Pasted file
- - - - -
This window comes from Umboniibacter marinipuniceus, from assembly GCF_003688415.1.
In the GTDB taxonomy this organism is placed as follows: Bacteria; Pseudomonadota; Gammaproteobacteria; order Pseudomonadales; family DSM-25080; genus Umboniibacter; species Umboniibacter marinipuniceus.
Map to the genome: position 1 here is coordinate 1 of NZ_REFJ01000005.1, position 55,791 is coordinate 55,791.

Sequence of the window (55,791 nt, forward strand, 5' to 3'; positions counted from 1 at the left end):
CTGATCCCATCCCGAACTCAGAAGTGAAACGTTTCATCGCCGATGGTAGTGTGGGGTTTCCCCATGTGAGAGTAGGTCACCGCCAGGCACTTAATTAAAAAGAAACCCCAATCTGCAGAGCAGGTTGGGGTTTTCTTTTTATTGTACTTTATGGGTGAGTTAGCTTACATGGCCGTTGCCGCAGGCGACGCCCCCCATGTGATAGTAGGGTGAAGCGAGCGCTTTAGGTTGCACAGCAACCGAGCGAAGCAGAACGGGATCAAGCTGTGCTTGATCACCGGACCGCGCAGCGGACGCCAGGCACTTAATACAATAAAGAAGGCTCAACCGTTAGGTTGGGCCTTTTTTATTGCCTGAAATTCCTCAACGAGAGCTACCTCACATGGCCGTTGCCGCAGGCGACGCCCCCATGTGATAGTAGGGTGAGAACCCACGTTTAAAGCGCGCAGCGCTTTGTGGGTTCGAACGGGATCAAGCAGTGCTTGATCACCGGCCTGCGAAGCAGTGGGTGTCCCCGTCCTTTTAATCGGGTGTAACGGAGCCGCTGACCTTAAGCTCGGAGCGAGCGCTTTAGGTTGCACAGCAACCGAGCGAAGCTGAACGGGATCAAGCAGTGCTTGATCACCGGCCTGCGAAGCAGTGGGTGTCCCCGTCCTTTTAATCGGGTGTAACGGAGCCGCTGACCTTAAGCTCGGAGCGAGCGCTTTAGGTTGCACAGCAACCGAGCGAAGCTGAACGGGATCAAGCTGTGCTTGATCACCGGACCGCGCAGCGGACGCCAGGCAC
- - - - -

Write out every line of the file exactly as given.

This window comes from Umboniibacter marinipuniceus, from assembly GCF_003688415.1.
In the GTDB taxonomy this organism is placed as follows: Bacteria; Pseudomonadota; Gammaproteobacteria; order Pseudomonadales; family DSM-25080; genus Umboniibacter; species Umboniibacter marinipuniceus.
Map to the genome: position 1 here is coordinate 1 of NZ_REFJ01000005.1, position 55,791 is coordinate 55,791.

Sequence of the window (55,791 nt, forward strand, 5' to 3'; positions counted from 1 at the left end):
CTGATCCCATCCCGAACTCAGAAGTGAAACGTTTCATCGCCGATGGTAGTGTGGGGTTTCCCCATGTGAGAGTAGGTCACCGCCAGGCACTTAATTAAAAAGAAACCCCAATCTGCAGAGCAGGTTGGGGTTTTCTTTTTATTGTACTTTATGGGTGAGTTAGCTTACATGGCCGTTGCCGCAGGCGACGCCCCCCATGTGATAGTAGGGTGAAGCGAGCGCTTTAGGTTGCACAGCAACCGAGCGAAGCAGAACGGGATCAAGCTGTGCTTGATCACCGGACCGCGCAGCGGACGCCAGGCACTTAATACAATAAAGAAGGCTCAACCGTTAGGTTGGGCCTTTTTTATTGCCTGAAATTCCTCAACGAGAGCTACCTCACATGGCCGTTGCCGCAGGCGACGCCCCCATGTGATAGTAGGGTGAGAACCCACGTTTAAAGCGCGCAGCGCTTTGTGGGTTCGAACGGGATCAAGCAGTGCTTGATCACCGGCCTGCGAAGCAGTGGGTGTCCCCGTCCTTTTAATCGGGTGTAACGGAGCCGCTGACCTTAAGCTCGGAGCGAGCGCTTTAGGTTGCACAGCAACCGAGCGAAGCTGAACGGGATCAAGCAGTGCTTGATCACCGGCCTGCGAAGCAGTGGGTGTCCCCGTCCTTTTAATCGGGTGTAACGGAGCCGCTGACCTTAAGCTCGGAGCGAGCGCTTTAGGTTGCACAGCAACCGAGCGAAGCTGAACGGGATCAAGCTGTGCTTGATCACCGGACCGCGCAGCGGACGCCAGGCAC